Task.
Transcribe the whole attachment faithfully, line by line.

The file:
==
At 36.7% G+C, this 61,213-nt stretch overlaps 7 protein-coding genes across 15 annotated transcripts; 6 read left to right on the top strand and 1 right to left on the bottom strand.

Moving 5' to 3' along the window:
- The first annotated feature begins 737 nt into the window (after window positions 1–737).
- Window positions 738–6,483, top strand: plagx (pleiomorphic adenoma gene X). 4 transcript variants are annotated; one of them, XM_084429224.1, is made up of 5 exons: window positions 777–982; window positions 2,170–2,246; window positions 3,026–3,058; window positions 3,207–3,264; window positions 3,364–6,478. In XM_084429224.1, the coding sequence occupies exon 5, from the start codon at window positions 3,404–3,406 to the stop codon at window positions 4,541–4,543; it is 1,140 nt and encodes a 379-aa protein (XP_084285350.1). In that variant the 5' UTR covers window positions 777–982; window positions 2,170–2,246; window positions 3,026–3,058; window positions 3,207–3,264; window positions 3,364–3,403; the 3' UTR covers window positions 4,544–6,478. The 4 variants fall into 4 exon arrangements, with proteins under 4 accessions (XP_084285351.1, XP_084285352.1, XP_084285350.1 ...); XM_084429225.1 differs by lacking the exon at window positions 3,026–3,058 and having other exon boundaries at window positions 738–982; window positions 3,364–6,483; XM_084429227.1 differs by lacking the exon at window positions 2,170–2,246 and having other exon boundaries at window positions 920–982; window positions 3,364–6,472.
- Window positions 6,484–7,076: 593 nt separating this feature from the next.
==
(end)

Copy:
At 36.7% G+C, this 61,213-nt stretch overlaps 7 protein-coding genes across 15 annotated transcripts; 6 read left to right on the top strand and 1 right to left on the bottom strand.

Moving 5' to 3' along the window:
- The first annotated feature begins 737 nt into the window (after window positions 1–737).
- Window positions 738–6,483, top strand: plagx (pleiomorphic adenoma gene X). 4 transcript variants are annotated; one of them, XM_084429224.1, is made up of 5 exons: window positions 777–982; window positions 2,170–2,246; window positions 3,026–3,058; window positions 3,207–3,264; window positions 3,364–6,478. In XM_084429224.1, the coding sequence occupies exon 5, from the start codon at window positions 3,404–3,406 to the stop codon at window positions 4,541–4,543; it is 1,140 nt and encodes a 379-aa protein (XP_084285350.1). In that variant the 5' UTR covers window positions 777–982; window positions 2,170–2,246; window positions 3,026–3,058; window positions 3,207–3,264; window positions 3,364–3,403; the 3' UTR covers window positions 4,544–6,478. The 4 variants fall into 4 exon arrangements, with proteins under 4 accessions (XP_084285351.1, XP_084285352.1, XP_084285350.1 ...); XM_084429225.1 differs by lacking the exon at window positions 3,026–3,058 and having other exon boundaries at window positions 738–982; window positions 3,364–6,483; XM_084429227.1 differs by lacking the exon at window positions 2,170–2,246 and having other exon boundaries at window positions 920–982; window positions 3,364–6,472.
- Window positions 6,484–7,076: 593 nt separating this feature from the next.